Permaculture: A Sustainable Agricultural Revolution

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This is the first in a series of posts where I will like to expound an area of interest of mine for some years. It is a radical concept known as permaculture. ‘Permaculture’ is a bit of a funky word but it is one you should be familiar with as we move forward in the 21st century. It is one of the tools humanity has to restore the Earth after so much of it has been lost.

When we discuss world-ending scenarios, there are a few common ones that take a good chunk of the conversation. These are usually a global economic depression, climate change and nuclear war. No doubt, each of these has a degree of gravity and severity that warrant attention. Yet there is a predominant and powerful global trend that promises to be every bit as destructive. This is the menace of modern industrial agriculture, something few people outside of those interested in environmental affair have heard about.


Millennia ago, when mankind made their first settlements and discovered subsistence agriculture, this was the first agricultural revolution. Later in the mid-20th century, as a global hunger crisis was looming, a second agricultural revolution was started using chemically enhanced fertilizers, along with pesticides, herbicides and fungicides, which were treated to the soil and harvest. Thanks to modern science, agricultural output increased dramatically, and a mass agriculture industry took off.

For decades, the methods of Big Farming were uncontested. But now, it has become clear that these methods have come at a great loss to the environment. Excessive use of agrochemicals, ploughing, overgrazing and monoculture farms have caused a massive degradation of one of our most precious resources: the top soil. Our top soil is our source of food and hence our life support system. A rich soil system can provide generations of crops full of nutrition and should retain water well. A poor soil system, devoid of microorganisms and nutrients, will allow water to flow through as waste, and eventually becomes dust.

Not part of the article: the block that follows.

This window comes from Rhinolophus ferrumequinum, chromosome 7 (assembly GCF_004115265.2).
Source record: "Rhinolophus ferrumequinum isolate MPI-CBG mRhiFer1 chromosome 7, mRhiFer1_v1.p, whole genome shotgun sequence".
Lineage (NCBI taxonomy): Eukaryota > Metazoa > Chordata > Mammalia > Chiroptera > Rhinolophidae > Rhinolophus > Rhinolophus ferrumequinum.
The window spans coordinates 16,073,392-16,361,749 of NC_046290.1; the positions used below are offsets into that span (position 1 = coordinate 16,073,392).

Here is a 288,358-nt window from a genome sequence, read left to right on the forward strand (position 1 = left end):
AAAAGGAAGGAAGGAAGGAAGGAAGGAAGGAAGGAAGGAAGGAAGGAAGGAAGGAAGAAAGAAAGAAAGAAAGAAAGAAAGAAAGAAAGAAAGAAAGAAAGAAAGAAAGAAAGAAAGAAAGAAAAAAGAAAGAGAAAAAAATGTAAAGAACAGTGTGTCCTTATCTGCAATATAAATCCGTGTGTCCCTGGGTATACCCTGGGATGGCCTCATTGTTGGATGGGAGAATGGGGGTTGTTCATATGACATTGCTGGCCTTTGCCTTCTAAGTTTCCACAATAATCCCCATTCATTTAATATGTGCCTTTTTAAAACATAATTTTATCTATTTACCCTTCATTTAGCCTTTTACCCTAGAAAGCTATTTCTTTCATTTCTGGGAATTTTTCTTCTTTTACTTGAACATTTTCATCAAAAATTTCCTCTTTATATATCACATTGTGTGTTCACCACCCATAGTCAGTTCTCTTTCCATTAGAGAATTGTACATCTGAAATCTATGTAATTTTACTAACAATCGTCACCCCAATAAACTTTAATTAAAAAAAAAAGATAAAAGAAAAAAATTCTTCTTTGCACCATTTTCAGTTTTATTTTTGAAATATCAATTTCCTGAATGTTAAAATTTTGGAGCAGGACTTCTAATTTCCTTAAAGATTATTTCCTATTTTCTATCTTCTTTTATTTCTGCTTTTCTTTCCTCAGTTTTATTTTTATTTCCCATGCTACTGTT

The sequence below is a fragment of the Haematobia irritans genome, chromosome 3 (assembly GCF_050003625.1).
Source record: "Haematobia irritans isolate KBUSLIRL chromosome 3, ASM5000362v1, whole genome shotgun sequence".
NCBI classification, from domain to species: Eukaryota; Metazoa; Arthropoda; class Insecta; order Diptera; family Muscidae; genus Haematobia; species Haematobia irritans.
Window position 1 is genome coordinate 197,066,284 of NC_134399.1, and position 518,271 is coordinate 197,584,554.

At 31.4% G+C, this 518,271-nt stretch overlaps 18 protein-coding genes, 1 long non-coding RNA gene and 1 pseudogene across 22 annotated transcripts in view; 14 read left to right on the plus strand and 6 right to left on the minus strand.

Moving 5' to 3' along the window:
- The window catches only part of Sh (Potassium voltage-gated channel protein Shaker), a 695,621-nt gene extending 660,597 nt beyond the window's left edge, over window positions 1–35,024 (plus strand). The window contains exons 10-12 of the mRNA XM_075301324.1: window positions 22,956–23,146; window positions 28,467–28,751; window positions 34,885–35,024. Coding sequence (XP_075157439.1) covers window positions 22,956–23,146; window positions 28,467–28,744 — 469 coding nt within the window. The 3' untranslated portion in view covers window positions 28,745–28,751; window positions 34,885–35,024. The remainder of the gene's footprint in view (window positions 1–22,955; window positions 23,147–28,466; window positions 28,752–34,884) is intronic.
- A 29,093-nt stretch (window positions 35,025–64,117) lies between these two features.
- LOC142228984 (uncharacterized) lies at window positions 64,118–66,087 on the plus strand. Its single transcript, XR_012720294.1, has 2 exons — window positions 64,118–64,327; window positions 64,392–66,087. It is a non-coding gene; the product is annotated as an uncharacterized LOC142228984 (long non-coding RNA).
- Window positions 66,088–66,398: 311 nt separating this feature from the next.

According to Professor John Crawford, Chair of Sustainable Agriculture, University of Sydney, some 40% of the present world’s top soil is already classified as degraded or severely degraded. The present ways of agriculture end up depleting the soil at ten to forty times the rate at which it is replenished. Based on current trajectory, according to Professor Crawford, we may only have 60 years worth of top soil left. So soil, rather than oil, will become the most precious resource we need to survive. Sadly, unlike these aforementioned major issues, the loss of top soil hasn’t become headline news.

Is permaculture the panacea to this problem? It may be. Permaculture is a sustainable design methodology which can be applied to farming sites in different climates. The basic foundation of permaculture is to design your sites in such a way so as to consume as little external resources as possible, and give back as much to the soil as you take away. Pioneered in the 1970s, permaculture offers some solutions to the excesses of farming today. Read more about permaculture in my upcoming articles.



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